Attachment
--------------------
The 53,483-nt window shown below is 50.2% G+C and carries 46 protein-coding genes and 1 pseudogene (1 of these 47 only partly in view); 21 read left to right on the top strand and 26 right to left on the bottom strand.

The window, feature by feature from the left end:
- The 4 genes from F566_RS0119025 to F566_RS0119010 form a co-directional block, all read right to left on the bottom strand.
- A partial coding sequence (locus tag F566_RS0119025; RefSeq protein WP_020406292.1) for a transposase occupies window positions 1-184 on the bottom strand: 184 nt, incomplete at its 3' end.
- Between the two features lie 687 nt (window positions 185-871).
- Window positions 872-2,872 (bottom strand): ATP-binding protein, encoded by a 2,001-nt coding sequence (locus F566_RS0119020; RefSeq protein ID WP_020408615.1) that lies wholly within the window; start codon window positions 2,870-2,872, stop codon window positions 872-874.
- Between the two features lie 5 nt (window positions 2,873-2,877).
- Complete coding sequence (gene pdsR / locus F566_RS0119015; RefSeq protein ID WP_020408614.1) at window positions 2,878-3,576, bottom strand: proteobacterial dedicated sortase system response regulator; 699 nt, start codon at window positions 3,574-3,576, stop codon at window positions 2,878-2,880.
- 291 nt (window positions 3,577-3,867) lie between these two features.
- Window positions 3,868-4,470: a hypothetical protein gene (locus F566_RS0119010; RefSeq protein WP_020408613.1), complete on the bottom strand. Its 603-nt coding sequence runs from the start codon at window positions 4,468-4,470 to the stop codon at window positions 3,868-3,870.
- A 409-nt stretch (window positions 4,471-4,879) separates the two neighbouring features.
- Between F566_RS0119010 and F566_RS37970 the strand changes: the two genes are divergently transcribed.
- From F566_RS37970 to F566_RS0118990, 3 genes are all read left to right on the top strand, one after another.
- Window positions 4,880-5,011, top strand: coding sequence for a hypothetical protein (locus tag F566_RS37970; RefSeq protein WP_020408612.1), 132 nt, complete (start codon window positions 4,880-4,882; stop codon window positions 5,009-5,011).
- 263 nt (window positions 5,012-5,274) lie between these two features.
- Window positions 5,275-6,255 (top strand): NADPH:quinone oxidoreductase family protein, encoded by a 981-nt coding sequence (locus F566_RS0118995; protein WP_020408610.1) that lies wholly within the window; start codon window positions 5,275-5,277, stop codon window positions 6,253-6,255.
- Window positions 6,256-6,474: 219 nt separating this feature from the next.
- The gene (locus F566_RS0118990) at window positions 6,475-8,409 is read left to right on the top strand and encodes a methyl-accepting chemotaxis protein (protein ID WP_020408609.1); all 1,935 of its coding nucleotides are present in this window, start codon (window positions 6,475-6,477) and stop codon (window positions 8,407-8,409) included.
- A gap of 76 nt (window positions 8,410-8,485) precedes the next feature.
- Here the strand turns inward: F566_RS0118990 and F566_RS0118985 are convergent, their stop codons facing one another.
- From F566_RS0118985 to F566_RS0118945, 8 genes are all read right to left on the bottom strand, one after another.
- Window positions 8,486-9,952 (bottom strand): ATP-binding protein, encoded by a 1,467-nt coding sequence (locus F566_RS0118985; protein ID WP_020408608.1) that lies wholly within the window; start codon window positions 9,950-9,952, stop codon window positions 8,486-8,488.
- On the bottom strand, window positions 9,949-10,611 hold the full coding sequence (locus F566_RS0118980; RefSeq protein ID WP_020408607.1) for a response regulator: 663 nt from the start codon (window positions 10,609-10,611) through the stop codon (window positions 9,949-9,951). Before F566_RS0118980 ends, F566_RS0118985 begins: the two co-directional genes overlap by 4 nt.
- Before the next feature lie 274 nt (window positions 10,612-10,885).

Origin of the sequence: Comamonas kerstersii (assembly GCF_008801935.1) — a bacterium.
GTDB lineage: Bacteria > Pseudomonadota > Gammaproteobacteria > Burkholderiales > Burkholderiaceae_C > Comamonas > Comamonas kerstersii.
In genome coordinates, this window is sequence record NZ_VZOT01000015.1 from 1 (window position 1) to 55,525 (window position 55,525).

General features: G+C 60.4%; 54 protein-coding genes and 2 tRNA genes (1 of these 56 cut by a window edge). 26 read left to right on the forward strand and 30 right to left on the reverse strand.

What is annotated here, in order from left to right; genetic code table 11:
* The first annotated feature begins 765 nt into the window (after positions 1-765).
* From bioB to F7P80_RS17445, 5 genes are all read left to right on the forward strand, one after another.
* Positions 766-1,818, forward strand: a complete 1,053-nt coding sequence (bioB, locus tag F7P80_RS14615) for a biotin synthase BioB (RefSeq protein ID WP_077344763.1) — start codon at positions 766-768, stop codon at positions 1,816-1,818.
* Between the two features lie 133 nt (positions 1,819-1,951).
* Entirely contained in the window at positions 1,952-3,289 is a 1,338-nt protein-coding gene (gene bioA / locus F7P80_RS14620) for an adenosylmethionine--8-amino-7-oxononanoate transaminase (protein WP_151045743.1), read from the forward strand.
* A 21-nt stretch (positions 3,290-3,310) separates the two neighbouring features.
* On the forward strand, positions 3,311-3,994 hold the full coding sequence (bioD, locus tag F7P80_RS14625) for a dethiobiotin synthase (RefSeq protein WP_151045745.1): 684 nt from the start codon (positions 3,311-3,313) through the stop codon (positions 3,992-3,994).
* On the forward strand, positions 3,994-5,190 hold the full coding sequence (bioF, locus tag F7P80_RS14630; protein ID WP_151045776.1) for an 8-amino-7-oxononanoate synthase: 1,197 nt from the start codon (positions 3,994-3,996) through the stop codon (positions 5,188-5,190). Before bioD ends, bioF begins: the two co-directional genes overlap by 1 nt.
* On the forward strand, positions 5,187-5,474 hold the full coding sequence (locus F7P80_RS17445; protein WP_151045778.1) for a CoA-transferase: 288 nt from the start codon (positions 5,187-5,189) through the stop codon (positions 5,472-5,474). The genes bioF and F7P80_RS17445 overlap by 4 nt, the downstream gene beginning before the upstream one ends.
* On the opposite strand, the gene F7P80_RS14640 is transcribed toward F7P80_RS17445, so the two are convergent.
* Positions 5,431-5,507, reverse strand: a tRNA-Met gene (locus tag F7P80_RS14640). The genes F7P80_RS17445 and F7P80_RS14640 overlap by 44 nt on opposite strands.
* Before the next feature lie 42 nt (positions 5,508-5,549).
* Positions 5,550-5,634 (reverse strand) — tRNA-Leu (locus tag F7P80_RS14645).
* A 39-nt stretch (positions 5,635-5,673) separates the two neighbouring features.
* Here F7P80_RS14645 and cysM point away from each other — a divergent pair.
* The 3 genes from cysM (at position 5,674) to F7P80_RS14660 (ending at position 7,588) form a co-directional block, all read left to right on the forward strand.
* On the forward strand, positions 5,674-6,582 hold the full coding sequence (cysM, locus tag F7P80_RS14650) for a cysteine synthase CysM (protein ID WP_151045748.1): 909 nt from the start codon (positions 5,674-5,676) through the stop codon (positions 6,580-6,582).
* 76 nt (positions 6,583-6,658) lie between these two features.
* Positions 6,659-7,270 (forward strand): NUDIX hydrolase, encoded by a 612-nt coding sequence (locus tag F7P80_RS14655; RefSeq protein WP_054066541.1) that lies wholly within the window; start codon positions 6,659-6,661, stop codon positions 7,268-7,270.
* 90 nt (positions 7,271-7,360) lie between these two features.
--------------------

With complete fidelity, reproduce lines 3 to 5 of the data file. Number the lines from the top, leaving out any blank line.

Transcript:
- The 4 genes from F566_RS0119025 to F566_RS0119010 form a co-directional block, all read right to left on the bottom strand.
- A partial coding sequence (locus tag F566_RS0119025; RefSeq protein WP_020406292.1) for a transposase occupies window positions 1-184 on the bottom strand: 184 nt, incomplete at its 3' end.
- Between the two features lie 687 nt (window positions 185-871).